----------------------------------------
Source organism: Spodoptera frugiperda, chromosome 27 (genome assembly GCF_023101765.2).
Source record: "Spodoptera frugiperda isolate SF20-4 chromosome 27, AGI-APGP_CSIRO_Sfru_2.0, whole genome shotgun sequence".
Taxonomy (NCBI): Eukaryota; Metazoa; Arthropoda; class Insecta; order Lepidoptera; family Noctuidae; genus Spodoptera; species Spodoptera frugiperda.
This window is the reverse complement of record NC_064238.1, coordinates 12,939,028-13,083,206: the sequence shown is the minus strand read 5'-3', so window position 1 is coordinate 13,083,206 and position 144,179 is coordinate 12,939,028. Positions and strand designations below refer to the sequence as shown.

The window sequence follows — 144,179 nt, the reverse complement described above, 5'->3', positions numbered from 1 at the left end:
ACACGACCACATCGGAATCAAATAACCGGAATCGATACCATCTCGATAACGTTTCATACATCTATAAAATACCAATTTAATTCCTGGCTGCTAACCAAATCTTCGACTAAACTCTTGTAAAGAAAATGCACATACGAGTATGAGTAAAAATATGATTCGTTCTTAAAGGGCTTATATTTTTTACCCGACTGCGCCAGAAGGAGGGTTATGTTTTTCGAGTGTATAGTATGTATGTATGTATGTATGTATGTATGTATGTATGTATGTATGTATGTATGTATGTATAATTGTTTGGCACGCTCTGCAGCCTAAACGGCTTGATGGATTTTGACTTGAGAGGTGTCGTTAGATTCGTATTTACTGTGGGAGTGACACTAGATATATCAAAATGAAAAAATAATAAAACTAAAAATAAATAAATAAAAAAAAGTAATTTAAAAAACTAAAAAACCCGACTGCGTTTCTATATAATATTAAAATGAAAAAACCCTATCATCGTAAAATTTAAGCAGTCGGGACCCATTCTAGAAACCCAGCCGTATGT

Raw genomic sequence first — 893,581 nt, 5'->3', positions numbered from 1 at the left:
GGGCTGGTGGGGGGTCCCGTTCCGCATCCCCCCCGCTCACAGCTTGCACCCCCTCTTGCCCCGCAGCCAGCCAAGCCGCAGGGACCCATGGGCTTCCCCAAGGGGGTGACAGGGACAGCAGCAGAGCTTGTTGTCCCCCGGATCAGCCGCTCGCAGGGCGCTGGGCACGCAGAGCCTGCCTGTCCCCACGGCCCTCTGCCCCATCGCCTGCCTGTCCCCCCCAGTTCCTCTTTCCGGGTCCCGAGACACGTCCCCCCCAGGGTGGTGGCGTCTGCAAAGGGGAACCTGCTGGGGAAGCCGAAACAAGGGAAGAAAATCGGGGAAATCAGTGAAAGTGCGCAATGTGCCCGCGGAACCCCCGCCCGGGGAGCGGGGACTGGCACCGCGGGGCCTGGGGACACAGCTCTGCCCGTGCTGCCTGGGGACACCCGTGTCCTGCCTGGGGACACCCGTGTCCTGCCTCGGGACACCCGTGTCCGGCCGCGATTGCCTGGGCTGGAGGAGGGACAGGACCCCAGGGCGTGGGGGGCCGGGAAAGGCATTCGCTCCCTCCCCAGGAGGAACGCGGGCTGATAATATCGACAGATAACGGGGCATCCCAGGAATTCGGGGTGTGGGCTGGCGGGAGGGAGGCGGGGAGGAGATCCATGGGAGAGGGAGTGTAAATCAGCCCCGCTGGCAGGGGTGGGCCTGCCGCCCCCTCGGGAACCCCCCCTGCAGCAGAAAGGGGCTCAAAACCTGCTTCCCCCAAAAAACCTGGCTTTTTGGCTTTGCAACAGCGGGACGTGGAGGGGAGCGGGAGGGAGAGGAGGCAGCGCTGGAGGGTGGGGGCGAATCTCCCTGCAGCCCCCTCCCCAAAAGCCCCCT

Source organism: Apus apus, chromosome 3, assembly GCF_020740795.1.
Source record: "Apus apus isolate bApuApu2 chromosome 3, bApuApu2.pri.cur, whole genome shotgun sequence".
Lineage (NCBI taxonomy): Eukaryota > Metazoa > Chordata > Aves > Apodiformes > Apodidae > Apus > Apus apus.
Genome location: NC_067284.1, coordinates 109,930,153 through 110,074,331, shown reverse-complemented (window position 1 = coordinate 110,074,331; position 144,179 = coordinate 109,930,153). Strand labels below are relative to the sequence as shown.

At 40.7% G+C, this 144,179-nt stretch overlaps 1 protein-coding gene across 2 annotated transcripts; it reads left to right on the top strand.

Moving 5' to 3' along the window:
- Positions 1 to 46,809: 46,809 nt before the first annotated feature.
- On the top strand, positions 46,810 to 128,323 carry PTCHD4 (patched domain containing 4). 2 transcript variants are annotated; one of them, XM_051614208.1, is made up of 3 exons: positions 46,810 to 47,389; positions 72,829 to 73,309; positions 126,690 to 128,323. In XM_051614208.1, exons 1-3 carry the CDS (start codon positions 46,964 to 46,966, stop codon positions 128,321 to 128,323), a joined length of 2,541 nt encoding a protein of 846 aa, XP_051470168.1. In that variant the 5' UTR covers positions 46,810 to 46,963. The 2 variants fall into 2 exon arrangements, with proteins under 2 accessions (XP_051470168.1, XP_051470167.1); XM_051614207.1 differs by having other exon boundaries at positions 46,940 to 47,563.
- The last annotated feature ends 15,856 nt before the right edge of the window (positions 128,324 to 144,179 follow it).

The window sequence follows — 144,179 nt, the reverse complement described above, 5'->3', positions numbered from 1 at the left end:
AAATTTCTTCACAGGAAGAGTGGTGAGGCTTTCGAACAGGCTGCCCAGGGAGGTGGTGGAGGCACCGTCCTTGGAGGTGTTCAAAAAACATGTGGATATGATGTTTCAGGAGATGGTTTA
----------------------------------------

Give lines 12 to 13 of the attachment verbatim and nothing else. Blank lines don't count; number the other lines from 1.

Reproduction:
Genome location: NC_067284.1, coordinates 109,930,153 through 110,074,331, shown reverse-complemented (window position 1 = coordinate 110,074,331; position 144,179 = coordinate 109,930,153). Strand labels below are relative to the sequence as shown.

At 40.7% G+C, this 144,179-nt stretch overlaps 1 protein-coding gene across 2 annotated transcripts; it reads left to right on the top strand.